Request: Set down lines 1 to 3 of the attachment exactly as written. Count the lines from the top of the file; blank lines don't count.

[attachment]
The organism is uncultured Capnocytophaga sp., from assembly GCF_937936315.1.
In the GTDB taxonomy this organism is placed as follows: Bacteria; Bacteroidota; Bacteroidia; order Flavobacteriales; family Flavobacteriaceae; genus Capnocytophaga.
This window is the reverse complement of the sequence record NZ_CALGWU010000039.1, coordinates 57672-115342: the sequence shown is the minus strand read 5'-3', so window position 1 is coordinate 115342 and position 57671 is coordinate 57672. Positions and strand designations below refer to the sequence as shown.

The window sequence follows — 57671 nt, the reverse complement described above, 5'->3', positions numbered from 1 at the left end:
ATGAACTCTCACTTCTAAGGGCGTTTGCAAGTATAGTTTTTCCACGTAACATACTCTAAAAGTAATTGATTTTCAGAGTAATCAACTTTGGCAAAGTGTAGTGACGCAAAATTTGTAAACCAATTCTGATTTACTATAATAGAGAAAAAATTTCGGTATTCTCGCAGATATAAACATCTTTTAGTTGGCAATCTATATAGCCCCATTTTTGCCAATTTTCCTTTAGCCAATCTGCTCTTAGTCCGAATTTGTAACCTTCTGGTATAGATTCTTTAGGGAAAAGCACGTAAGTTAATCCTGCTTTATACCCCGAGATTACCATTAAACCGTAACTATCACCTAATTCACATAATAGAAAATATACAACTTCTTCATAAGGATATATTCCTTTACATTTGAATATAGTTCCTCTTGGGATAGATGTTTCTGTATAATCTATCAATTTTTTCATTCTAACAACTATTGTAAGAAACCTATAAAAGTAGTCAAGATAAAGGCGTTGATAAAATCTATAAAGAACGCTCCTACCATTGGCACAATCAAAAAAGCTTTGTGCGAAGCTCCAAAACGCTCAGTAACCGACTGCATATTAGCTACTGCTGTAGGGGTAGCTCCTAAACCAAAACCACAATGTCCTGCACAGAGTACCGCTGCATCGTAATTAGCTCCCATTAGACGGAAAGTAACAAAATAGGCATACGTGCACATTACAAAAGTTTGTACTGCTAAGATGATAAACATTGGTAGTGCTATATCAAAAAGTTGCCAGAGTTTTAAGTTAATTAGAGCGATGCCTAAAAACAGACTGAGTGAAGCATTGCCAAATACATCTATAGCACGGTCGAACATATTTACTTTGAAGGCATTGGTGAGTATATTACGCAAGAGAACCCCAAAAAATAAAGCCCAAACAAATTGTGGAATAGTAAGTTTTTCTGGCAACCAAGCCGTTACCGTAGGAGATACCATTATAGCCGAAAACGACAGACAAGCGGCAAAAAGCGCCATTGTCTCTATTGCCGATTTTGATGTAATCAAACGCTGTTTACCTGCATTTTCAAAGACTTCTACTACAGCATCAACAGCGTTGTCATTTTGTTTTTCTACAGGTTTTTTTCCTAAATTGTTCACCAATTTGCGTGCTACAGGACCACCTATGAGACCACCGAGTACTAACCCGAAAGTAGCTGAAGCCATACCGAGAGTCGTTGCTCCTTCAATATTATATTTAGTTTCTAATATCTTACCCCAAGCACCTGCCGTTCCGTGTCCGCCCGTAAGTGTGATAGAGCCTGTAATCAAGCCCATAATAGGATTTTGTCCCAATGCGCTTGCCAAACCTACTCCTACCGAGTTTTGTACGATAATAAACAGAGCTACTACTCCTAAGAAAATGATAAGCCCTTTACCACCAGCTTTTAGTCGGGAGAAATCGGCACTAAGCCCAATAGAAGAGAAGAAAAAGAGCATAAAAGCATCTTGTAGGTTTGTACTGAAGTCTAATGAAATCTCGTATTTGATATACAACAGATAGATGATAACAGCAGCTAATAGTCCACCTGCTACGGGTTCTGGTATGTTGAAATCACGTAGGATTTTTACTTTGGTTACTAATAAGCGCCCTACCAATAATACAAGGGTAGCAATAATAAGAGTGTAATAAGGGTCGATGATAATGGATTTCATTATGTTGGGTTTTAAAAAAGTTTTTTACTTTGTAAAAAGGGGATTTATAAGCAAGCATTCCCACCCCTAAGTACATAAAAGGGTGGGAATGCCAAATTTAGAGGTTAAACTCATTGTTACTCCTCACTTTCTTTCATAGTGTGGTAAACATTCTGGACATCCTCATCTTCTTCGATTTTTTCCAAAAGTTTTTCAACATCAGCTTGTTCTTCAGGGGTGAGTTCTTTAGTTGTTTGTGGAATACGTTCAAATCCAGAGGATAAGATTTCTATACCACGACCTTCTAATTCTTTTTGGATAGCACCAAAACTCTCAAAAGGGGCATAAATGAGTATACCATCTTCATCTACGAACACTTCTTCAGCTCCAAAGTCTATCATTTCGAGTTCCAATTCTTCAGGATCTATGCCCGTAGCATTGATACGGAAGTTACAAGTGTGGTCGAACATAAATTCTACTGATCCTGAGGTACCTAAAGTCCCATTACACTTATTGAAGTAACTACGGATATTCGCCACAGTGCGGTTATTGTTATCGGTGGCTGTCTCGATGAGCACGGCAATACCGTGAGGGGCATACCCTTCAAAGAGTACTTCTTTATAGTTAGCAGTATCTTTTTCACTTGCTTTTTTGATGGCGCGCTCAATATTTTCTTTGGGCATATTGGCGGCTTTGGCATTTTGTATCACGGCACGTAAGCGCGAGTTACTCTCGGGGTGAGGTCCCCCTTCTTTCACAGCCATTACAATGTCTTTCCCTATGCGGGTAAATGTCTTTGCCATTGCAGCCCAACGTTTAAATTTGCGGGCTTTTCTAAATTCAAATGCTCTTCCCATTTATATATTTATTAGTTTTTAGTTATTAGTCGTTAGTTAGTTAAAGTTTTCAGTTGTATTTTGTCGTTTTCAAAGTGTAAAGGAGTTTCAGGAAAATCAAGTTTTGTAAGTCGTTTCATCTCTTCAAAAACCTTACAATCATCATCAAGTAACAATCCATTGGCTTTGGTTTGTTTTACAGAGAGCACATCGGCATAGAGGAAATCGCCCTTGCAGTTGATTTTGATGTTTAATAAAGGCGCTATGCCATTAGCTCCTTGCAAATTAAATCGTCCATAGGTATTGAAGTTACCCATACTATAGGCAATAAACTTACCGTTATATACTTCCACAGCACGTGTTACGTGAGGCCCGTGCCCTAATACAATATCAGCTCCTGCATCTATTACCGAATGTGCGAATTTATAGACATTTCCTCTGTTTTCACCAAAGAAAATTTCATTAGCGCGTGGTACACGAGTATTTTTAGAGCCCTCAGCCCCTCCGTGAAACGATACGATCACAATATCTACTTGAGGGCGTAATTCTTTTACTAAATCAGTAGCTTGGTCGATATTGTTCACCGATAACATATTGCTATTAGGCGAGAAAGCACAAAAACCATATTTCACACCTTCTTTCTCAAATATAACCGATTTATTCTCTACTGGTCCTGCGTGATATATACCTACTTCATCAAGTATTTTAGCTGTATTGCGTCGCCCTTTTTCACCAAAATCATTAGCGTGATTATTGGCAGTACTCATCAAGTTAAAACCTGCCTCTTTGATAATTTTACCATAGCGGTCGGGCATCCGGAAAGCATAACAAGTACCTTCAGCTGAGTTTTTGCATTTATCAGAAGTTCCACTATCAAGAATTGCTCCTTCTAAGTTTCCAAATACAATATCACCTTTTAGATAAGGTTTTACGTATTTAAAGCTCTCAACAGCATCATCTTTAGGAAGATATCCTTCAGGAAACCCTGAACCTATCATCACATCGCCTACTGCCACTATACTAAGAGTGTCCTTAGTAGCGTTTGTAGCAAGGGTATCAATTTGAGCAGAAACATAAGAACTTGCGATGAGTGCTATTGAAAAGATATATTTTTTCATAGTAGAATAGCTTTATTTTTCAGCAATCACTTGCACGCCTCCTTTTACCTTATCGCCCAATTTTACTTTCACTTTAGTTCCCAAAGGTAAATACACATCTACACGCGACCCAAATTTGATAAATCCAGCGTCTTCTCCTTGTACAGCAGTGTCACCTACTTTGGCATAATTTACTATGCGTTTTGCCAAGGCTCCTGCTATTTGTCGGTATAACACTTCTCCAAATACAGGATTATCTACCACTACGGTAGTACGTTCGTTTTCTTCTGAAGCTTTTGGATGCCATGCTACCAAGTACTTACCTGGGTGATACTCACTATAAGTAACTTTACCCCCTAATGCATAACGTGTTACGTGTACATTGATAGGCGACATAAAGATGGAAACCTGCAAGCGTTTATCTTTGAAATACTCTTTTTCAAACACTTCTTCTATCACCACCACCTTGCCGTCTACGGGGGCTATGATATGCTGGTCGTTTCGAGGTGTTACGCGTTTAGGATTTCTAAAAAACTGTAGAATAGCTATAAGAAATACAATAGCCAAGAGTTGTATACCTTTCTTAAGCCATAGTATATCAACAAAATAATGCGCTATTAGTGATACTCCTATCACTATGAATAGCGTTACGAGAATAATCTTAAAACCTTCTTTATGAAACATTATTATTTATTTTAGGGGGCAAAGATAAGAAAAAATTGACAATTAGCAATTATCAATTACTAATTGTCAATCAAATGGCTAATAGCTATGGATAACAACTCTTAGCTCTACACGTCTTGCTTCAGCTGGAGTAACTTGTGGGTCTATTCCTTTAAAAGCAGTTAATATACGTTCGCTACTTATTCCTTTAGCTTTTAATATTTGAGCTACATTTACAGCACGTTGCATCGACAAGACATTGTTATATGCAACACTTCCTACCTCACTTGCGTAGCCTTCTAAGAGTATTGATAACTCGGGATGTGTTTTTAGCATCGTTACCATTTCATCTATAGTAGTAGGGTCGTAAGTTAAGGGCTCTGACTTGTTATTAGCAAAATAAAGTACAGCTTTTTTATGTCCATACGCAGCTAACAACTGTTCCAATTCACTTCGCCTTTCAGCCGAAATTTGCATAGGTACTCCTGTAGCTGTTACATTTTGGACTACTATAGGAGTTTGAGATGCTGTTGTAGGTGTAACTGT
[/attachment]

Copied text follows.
The organism is uncultured Capnocytophaga sp., from assembly GCF_937936315.1.
In the GTDB taxonomy this organism is placed as follows: Bacteria; Bacteroidota; Bacteroidia; order Flavobacteriales; family Flavobacteriaceae; genus Capnocytophaga.
This window is the reverse complement of the sequence record NZ_CALGWU010000039.1, coordinates 57672-115342: the sequence shown is the minus strand read 5'-3', so window position 1 is coordinate 115342 and position 57671 is coordinate 57672. Positions and strand designations below refer to the sequence as shown.